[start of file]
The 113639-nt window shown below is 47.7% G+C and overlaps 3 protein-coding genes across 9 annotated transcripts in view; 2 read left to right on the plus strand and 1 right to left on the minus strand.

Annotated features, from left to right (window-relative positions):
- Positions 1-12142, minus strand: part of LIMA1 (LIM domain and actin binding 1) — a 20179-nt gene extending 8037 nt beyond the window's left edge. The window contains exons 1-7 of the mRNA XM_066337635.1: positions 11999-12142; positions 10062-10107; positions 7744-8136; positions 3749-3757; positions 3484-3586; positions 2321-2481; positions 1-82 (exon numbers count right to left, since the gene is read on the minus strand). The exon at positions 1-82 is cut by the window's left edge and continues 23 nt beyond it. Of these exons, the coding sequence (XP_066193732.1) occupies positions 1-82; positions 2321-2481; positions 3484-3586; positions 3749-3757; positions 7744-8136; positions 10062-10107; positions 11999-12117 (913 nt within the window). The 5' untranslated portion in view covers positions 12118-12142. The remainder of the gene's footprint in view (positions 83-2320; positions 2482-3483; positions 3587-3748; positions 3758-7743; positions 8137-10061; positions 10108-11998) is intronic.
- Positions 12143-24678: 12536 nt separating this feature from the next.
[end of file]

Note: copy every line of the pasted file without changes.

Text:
The 113639-nt window shown below is 47.7% G+C and overlaps 3 protein-coding genes across 9 annotated transcripts in view; 2 read left to right on the plus strand and 1 right to left on the minus strand.

Annotated features, from left to right (window-relative positions):
- Positions 1-12142, minus strand: part of LIMA1 (LIM domain and actin binding 1) — a 20179-nt gene extending 8037 nt beyond the window's left edge. The window contains exons 1-7 of the mRNA XM_066337635.1: positions 11999-12142; positions 10062-10107; positions 7744-8136; positions 3749-3757; positions 3484-3586; positions 2321-2481; positions 1-82 (exon numbers count right to left, since the gene is read on the minus strand). The exon at positions 1-82 is cut by the window's left edge and continues 23 nt beyond it. Of these exons, the coding sequence (XP_066193732.1) occupies positions 1-82; positions 2321-2481; positions 3484-3586; positions 3749-3757; positions 7744-8136; positions 10062-10107; positions 11999-12117 (913 nt within the window). The 5' untranslated portion in view covers positions 12118-12142. The remainder of the gene's footprint in view (positions 83-2320; positions 2482-3483; positions 3587-3748; positions 3758-7743; positions 8137-10061; positions 10108-11998) is intronic.
- Positions 12143-24678: 12536 nt separating this feature from the next.